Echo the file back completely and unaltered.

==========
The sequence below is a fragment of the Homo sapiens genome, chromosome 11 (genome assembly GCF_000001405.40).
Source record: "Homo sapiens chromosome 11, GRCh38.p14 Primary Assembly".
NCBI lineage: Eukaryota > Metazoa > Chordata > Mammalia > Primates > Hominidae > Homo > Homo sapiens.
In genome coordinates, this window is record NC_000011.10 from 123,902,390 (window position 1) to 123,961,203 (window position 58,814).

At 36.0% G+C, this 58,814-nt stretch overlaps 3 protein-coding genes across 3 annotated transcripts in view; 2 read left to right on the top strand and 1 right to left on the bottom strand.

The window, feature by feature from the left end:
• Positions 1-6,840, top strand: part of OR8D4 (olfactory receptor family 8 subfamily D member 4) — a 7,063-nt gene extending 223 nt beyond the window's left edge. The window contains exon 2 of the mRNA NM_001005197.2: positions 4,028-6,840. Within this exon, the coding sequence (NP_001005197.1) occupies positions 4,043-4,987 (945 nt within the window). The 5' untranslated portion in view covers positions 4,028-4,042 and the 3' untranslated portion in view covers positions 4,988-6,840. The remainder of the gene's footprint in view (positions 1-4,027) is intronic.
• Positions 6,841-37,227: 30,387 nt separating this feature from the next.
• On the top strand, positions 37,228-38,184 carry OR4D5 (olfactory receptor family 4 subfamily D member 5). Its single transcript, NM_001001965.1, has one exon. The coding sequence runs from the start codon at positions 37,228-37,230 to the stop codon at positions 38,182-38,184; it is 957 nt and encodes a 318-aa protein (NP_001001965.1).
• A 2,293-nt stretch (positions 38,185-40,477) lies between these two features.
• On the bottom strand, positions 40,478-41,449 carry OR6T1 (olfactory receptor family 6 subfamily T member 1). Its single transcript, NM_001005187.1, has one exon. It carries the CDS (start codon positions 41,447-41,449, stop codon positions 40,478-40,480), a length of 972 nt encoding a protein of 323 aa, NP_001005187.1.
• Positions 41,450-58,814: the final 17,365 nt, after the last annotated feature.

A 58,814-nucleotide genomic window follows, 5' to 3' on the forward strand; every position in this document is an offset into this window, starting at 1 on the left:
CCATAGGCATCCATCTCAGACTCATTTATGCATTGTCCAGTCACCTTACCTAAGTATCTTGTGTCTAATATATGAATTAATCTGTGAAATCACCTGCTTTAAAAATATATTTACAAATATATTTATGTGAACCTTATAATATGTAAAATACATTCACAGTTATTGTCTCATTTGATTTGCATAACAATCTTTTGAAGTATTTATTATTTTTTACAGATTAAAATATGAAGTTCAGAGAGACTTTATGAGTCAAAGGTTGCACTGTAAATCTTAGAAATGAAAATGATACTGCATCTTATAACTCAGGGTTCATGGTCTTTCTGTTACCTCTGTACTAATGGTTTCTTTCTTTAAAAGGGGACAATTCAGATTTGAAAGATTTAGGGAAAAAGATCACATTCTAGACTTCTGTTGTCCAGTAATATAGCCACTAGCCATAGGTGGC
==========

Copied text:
The sequence below is a fragment of the Homo sapiens genome, chromosome 11 (genome assembly GCF_000001405.40).
Source record: "Homo sapiens chromosome 11, GRCh38.p14 Primary Assembly".
NCBI lineage: Eukaryota > Metazoa > Chordata > Mammalia > Primates > Hominidae > Homo > Homo sapiens.
In genome coordinates, this window is record NC_000011.10 from 123,902,390 (window position 1) to 123,961,203 (window position 58,814).

At 36.0% G+C, this 58,814-nt stretch overlaps 3 protein-coding genes across 3 annotated transcripts in view; 2 read left to right on the top strand and 1 right to left on the bottom strand.

The window, feature by feature from the left end:
• Positions 1-6,840, top strand: part of OR8D4 (olfactory receptor family 8 subfamily D member 4) — a 7,063-nt gene extending 223 nt beyond the window's left edge. The window contains exon 2 of the mRNA NM_001005197.2: positions 4,028-6,840. Within this exon, the coding sequence (NP_001005197.1) occupies positions 4,043-4,987 (945 nt within the window). The 5' untranslated portion in view covers positions 4,028-4,042 and the 3' untranslated portion in view covers positions 4,988-6,840. The remainder of the gene's footprint in view (positions 1-4,027) is intronic.
• Positions 6,841-37,227: 30,387 nt separating this feature from the next.
• On the top strand, positions 37,228-38,184 carry OR4D5 (olfactory receptor family 4 subfamily D member 5). Its single transcript, NM_001001965.1, has one exon. The coding sequence runs from the start codon at positions 37,228-37,230 to the stop codon at positions 38,182-38,184; it is 957 nt and encodes a 318-aa protein (NP_001001965.1).
• A 2,293-nt stretch (positions 38,185-40,477) lies between these two features.
• On the bottom strand, positions 40,478-41,449 carry OR6T1 (olfactory receptor family 6 subfamily T member 1). Its single transcript, NM_001005187.1, has one exon. It carries the CDS (start codon positions 41,447-41,449, stop codon positions 40,478-40,480), a length of 972 nt encoding a protein of 323 aa, NP_001005187.1.
• Positions 41,450-58,814: the final 17,365 nt, after the last annotated feature.

A 58,814-nucleotide genomic window follows, 5' to 3' on the forward strand; every position in this document is an offset into this window, starting at 1 on the left:
CCATAGGCATCCATCTCAGACTCATTTATGCATTGTCCAGTCACCTTACCTAAGTATCTTGTGTCTAATATATGAATTAATCTGTGAAATCACCTGCTTTAAAAATATATTTACAAATATATTTATGTGAACCTTATAATATGTAAAATACATTCACAGTTATTGTCTCATTTGATTTGCATAACAATCTTTTGAAGTATTTATTATTTTTTACAGATTAAAATATGAAGTTCAGAGAGACTTTATGAGTCAAAGGTTGCACTGTAAATCTTAGAAATGAAAATGATACTGCATCTTATAACTCAGGGTTCATGGTCTTTCTGTTACCTCTGTACTAATGGTTTCTTTCTTTAAAAGGGGACAATTCAGATTTGAAAGATTTAGGGAAAAAGATCACATTCTAGACTTCTGTTGTCCAGTAATATAGCCACTAGCCATAGGTGGC